The issue of social care has been a huge talking point in the UK for years now, particularly from a financial perspective. In 2017/18, for example, the total expenditure on adult social care by local authorities reached a staggering £21.3 billion, with this showing a 3.3% increase on the previous years’ figures.

From a more humanistic perspective, one of the biggest challenges associated with social care is maintaining the health and wellbeing of patients. After all, many are required to live at home and require daily live-in assistance, putting both patients and carers at risk of rickety stairs, loose electrical cords and tripping hazards.

The most commons causes of falls in the home occur when you have a false sense of security, which is why prevention starts with the creation of a safe living space. So, here are some steps to help you create this type of environment.

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  1. Remove the Clutter
This may be the most simplistic approach, but one that’s easily overlooked when you lack mobility and your carer is focused on attending to your personal needs.

Make no mistake; if either you or a relative could clear the clutter from your home, this would immediately remove unnecessary tripping hazards and optimize the floor space at your disposal at any given time.

Stacks of old newspapers and magazines should definitely be removed, while staircases and hallways should be kept completely clear of any clutter at all.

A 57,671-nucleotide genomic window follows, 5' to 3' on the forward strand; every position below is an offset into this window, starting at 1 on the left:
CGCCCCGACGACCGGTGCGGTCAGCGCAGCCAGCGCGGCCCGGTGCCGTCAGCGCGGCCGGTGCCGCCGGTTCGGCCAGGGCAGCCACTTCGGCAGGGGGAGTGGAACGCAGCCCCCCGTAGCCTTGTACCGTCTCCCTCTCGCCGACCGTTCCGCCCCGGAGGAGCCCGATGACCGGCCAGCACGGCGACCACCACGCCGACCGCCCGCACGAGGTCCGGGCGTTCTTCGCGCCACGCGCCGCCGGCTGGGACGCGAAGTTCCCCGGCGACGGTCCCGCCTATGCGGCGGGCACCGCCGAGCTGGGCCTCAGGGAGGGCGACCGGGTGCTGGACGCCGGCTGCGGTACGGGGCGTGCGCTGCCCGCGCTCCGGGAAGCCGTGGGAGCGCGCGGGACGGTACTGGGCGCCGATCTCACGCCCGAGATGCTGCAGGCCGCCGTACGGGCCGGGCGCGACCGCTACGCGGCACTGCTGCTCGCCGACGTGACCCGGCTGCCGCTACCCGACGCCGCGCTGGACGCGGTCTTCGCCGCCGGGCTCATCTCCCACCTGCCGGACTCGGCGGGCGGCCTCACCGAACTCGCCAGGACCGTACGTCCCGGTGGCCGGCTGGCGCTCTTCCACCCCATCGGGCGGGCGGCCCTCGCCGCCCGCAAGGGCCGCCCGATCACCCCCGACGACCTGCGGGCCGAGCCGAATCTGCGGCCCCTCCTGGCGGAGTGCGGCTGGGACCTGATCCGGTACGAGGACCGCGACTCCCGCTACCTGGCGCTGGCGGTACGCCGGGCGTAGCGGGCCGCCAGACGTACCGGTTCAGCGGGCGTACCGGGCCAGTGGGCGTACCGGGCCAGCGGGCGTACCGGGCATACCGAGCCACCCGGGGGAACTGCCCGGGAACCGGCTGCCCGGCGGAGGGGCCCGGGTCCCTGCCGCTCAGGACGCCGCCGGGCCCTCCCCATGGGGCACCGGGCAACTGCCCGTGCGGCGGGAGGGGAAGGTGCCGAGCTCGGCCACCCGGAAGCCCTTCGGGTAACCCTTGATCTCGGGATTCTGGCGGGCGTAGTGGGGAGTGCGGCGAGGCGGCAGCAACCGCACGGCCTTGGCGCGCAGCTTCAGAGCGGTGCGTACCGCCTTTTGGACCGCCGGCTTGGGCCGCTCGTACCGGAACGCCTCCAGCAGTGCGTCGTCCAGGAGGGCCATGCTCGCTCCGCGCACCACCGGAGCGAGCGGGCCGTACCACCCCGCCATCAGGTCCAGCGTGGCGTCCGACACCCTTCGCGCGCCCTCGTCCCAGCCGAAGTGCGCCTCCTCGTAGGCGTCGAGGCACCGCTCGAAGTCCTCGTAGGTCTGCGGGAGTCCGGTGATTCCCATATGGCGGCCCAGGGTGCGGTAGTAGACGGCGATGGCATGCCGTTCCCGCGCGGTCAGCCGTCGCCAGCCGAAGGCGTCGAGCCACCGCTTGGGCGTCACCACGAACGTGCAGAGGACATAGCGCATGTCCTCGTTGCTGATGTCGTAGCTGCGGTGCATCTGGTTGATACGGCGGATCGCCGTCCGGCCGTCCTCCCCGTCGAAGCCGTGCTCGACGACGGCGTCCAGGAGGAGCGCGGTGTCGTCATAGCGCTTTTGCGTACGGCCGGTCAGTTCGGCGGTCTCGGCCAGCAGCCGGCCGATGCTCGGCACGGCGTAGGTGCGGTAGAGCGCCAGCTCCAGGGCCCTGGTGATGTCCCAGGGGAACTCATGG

If you need to, take a gradual approach to declutter your home and don’t be afraid to ask for help in carrying out this task.

  1. Install Grab Bars and Handrails
This is another important consideration, as many falls occur in the bathroom thanks to the omnipresent threat posed by slippery surfaces.

One way to negate this is to install grab bars in all bathrooms and toilet spaces. After all, these safety devices are crucial for getting on and off the toilet safely and getting out of the bathtub without injuring yourself.

On a similar note, we’d also recommend installing secure handrails in all stairwells, while you may want to consider doing the same in the hallway.

Essentially, it’s important to understand the layout of your home and implement practical measures to help you navigate the space safely at all times.

  1. Give Careful Consideration to your Clothing
On a final note, it’s also important to consider the clothing that you wear in the home and understand how this impacts on your safety.

While you may prefer to wear loose-fitting and comfortable clothes around the home, for example, this can create a tripping hazard as garments are likely to billow and potentially fall.

So, opt for better fitting clothes that hug the figure tighter, and consider investing in specialist footwear from a supplier such as Mobility Solutions.

This supplier sells clothes and accessories for people who experience mobility issues, with their shoes renowned for being durable and boasting secure soles that offer exceptional grip and minimise the daily risk of falling in our outdoors.